The Garden of Cosmic Speculation – The Quark Walk; Fractal Terrace; The Universe Cascade; The Jumping Bridge
Concerto for Organ, Strings and Timpani
Symphony No.6 in B minor, Op.74 (Pathétique)
Simon Preston (organ)
Boston Symphony Orchestra
Reviewed by: Susan Stempleski
Reviewed: 13 October, 2007
Venue: Boston Symphony Hall
Unusually for a Saturday night subscription concert, Symphony Hall was less than two-thirds full, many of the habitual attendees no doubt choosing instead to watch the Red Sox in their American league playoff game with the Cleveland Indians. Those who attended the concert were well rewarded in a program that celebrated local connections and offered a rare opportunity to hear Symphony Hall’s recently refurbished organ in all its splendor.
Boston-based composer Michael Gandolfi’s The Garden of Cosmic Speculation is a second set of “impressions” inspired by architect Charles Jencks’s book of the same name. The book is an extensive photo essay about Jencks’s thirty-acre private garden in Scotland. The garden attempts to depict a wide range of concepts from modern physics, mathematics and cosmology, from the most fundamental (quarks), to the most complex (the structure of the universe). Gandolfi’s work is a musical response to Jencks’s designs and the scientific and mathematical theories that inspired them.
Gandolfi wrote his first set of “impressions” in 2004 on a commission from the Tanglewood Music Center, the summer home of the BSO. Since the orchestra’s first-performance of the four-movement work (called Impressions from the Garden of Cosmic Speculation) in January of 2005, the composer has expanded the piece and shortened its title. On a commission for the Atlanta Symphony Orchestra, he wrote seven more movements for performances that took place in May 2007.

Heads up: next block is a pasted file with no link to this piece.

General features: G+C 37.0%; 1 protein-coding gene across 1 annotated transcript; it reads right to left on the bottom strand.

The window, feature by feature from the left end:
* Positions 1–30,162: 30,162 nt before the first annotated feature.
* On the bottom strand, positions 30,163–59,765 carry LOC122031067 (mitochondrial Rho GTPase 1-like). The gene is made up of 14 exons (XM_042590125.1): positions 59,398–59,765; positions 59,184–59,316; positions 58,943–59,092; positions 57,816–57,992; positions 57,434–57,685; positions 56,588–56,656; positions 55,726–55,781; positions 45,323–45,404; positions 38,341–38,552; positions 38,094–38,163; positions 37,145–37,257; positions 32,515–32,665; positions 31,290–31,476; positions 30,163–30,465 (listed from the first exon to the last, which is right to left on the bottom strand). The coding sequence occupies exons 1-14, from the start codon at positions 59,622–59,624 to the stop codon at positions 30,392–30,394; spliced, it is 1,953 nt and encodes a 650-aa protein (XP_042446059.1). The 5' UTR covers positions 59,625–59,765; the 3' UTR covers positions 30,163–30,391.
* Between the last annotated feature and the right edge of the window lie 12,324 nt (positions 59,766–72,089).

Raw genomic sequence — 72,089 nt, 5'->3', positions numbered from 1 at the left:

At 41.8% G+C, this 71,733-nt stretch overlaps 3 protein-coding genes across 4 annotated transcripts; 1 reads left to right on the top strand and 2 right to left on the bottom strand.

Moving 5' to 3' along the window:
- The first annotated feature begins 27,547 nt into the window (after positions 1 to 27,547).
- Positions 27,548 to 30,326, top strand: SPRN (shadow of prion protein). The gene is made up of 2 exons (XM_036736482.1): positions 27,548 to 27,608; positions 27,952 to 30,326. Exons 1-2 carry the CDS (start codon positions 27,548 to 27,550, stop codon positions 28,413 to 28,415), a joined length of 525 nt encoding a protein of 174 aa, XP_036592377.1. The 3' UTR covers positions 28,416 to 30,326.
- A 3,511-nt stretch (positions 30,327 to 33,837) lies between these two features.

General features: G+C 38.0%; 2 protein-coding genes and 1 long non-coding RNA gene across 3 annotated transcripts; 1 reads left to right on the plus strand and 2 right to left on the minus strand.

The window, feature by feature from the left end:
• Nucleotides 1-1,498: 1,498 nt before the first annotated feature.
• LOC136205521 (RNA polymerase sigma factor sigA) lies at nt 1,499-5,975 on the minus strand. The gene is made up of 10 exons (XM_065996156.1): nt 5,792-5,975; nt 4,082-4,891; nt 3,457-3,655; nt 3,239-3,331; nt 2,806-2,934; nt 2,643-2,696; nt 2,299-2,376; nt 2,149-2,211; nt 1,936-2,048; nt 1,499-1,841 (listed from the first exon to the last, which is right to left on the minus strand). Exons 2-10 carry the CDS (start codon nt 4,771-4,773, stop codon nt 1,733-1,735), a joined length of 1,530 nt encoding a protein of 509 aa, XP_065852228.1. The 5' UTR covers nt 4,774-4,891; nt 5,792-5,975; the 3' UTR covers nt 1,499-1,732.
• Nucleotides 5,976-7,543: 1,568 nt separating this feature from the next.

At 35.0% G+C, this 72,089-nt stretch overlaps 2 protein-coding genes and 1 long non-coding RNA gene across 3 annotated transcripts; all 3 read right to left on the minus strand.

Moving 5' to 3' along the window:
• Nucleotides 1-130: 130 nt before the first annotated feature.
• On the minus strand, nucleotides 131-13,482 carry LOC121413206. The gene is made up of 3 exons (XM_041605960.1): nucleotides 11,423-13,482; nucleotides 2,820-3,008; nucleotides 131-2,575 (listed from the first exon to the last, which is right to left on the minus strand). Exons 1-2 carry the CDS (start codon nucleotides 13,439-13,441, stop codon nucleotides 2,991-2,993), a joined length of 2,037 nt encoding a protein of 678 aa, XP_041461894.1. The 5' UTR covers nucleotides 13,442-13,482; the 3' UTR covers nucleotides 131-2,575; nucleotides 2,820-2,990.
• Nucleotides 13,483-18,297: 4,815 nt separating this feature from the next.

Gandolfi’s concept of his suite is open-form. A conductor may choose to include any number of movements and program them in any order, to create a personal path through the musical “garden”. This concert featured four movements: numbers 10, 8, 6 and 9, which together lasted about 20 minutes.
The movements of the piece are more than mere musical pictures of Jencks’s garden. They serve as audio representations of the scientific and mathematical ideas that inspired the architect’s designs. For example, ‘Fractal Terrace’ is a literal depiction of fractals and their manner of operation: recursive operations on dramatic and complex shapes or sets of numbers.
Gandolfi’s deftly orchestrated music is filled with vivid, visceral effects, and offered many opportunities for the BSO players to display their virtuosity. ‘The Quark Walk’ offered a series of supercollider-like bursts from the piano, each followed by rapidly spinning patterns in the strings. ‘Fractal Terrace’ is a colorful mosaic of rapidly shifting musical patterns. ‘The Universe Cascade’ opened literally as well as metaphorically with a “Big Bang” and traced a timeline through history via an eclectic series of musical quotations from repertoire stretching from the early Renaissance to present-day jazz and pop, all played in chronological order. ‘The Jumping Bridge’ is bold and quirky, incorporating varying levels of syncopation with rapidly shifting meters and textures. Robert Spano, a champion of Gandolfi’s music (he conducted the New World Symphony Orchestra’s world premiere performance of the complete, eleven-movement work last April), and the BSO players delivered a persuasive, sprightly account. The composer’s appearance was greeted with sustained and enthusiastic applause.
A sumptuous and spacious account of Poulenc’s Concerto for Organ, Strings and Timpani (1938) featured the wonderful English organist Simon Preston at the console. Preston’s strong virtuoso performance was exhilarating, with the orchestra contributing wonderfully elegant, rich sounds. Timothy Genis was the timpanist.
After intermission, Tchaikovsky’s ‘Pathétique’ received an emotionally powerful performance, in which the BSO string-playing was again peerless. Agonized intensity was the keynote in this passionate treatment, which generated plenty of excitement, both on the podium and among the audience.